Everyone loves a comeback story, and with its first season, Amazon’s The Marvelous Mrs. Maisel offered two of them. There was the unlikely evolution of heroine Miriam “Midge” Maisel (Rachel Brosnahan) from jilted Upper West Side Jewish housewife to rising downtown stand-up star. But the 1950s-set series also marked a triumph for its creator, Amy Sherman-Palladino, who’d spent years following her long run with Gilmore Girls struggling to find an audience for her chatty, female-focused shows. Sherman-Palladino cleaned up at the Emmys, and deservedly so.
Maisel returns on Dec. 5 with 10 new episodes that feel like a Hanukkah gift. As her career ramps up, Midge is struggling to keep her duties as a mom, daughter and department-store switchboard operator separate from the comedy world. Her last name gets printed in the paper. Her potty mouth causes scandals with her square friends. Even her gruff, penniless manager Susie (Alex Borstein) winds up house sitting at Midge’s parents’ place.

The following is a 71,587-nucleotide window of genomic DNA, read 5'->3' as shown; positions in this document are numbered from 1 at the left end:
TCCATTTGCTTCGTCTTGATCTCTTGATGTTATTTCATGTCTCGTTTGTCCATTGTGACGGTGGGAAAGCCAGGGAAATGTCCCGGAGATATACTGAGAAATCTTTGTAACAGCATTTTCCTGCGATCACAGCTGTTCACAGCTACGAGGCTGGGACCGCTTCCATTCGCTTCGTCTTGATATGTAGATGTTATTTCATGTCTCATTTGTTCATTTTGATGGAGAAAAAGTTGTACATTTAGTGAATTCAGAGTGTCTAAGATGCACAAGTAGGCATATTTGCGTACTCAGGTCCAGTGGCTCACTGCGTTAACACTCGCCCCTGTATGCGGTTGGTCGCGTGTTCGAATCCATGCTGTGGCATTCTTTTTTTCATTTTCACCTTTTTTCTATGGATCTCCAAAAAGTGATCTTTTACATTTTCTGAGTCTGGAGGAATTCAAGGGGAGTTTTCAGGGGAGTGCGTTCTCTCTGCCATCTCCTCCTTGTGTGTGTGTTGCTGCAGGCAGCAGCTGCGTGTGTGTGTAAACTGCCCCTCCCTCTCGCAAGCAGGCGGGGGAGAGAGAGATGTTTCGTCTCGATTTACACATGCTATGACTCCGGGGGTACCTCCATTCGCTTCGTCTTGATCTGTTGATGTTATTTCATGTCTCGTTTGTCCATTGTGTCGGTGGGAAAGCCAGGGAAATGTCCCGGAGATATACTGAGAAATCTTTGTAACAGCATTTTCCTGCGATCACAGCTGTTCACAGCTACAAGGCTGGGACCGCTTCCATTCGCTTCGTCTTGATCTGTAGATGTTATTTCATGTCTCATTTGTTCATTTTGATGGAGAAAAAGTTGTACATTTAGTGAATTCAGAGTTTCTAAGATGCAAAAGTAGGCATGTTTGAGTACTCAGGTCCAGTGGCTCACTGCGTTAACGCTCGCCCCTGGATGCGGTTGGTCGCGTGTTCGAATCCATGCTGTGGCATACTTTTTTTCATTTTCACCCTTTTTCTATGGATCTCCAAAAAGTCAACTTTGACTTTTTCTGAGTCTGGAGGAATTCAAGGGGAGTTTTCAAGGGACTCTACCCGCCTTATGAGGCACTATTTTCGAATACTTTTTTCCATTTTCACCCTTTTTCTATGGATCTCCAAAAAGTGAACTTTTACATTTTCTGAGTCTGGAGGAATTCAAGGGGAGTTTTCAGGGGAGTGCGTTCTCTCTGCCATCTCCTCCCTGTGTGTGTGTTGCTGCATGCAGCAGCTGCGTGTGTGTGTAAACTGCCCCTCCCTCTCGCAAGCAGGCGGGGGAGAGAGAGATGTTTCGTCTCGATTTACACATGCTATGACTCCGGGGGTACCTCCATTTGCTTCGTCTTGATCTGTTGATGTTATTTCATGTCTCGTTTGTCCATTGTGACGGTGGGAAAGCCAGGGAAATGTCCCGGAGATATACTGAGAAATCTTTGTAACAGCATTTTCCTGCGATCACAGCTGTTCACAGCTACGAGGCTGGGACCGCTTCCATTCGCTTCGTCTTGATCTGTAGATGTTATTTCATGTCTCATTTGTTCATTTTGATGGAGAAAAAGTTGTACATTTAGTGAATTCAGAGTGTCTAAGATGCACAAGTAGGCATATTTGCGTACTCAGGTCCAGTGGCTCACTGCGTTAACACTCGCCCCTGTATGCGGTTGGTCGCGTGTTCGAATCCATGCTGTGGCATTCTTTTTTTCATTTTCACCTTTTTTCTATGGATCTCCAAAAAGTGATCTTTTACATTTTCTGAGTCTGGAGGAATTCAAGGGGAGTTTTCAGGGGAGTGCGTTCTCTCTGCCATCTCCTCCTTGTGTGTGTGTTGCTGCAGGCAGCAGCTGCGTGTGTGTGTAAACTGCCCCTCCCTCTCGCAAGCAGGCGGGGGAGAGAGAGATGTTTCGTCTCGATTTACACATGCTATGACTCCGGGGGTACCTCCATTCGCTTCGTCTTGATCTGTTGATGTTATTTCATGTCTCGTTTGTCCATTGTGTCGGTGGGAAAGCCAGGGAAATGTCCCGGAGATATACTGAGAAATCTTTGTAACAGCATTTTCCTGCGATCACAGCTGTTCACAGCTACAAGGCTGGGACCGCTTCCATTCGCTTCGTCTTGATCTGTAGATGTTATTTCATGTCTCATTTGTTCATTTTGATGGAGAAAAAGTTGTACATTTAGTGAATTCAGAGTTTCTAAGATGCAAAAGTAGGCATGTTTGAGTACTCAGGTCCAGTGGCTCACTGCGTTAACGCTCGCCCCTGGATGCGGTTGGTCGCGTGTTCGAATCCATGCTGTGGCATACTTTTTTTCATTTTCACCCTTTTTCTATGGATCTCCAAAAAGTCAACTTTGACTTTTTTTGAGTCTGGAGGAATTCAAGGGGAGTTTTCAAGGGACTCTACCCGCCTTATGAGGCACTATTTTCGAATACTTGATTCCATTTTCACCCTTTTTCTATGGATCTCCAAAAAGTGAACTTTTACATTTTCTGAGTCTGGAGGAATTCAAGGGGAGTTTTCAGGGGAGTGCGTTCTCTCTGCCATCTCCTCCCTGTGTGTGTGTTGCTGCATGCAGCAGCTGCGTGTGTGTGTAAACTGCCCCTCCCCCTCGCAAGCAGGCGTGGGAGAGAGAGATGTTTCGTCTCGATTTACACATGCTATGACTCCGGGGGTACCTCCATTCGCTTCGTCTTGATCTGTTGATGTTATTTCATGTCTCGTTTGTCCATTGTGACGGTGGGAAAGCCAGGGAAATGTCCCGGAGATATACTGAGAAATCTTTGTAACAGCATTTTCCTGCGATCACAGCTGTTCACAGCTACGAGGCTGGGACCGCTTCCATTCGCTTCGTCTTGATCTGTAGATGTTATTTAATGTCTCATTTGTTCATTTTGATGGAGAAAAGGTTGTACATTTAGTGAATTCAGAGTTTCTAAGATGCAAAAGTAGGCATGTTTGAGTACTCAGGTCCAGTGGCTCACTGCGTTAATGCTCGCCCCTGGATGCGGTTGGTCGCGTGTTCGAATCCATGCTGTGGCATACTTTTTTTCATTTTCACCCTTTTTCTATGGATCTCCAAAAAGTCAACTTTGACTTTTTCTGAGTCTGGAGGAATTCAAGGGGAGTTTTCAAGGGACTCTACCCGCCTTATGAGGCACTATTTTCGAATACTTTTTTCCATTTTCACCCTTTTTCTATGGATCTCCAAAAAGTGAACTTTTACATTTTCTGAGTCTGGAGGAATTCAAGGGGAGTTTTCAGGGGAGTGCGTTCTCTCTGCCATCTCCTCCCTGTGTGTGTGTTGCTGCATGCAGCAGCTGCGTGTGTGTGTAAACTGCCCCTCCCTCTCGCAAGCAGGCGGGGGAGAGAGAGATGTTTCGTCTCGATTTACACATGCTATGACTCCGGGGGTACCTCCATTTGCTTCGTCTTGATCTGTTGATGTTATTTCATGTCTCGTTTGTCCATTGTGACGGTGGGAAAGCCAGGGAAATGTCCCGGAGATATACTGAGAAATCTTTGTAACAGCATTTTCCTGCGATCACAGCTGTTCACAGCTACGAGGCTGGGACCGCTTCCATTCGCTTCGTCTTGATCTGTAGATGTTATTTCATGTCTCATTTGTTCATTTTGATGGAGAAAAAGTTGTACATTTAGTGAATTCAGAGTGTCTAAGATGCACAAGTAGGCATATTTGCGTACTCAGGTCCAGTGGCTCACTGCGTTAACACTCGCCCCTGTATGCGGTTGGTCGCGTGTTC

The plot can get a bit repetitive–we get it, comedy was sexist in the ’50s–but what Sherman-Palladino’s series lack in narrative momentum, they make up for in distinctive characters and cozy charm. In Brosnahan, she’s found her most magnetic lead to date: Midge shines in every scene. Although the supporting cast is also wonderful, the decision to give her parents (Tony Shalhoub and Marin Hinkle), her ex (Michael Zegen) and Susie more independent story lines in Season 2 makes early episodes drag a bit. But the show becomes pure pleasure as it progresses–particularly in the episode when the Maisels take off for a trip to the Catskills and, just as she did in Gilmore Girls, Sherman-Palladino gets to build an entire close-knit community.
None of this quite makes Maisel TV’s best comedy, though it’s not hard to imagine why Emmy voters would be moved to bestow that honor on an upbeat retro showbiz story. From the glitz of old New York to the lavish period costumes to Brosnahan’s mirthful grin, it’s really grade A escapism. And in a year like 2018, when reality feels like one big escape room, Maisel’s second act is nothing short of a mitzvah.
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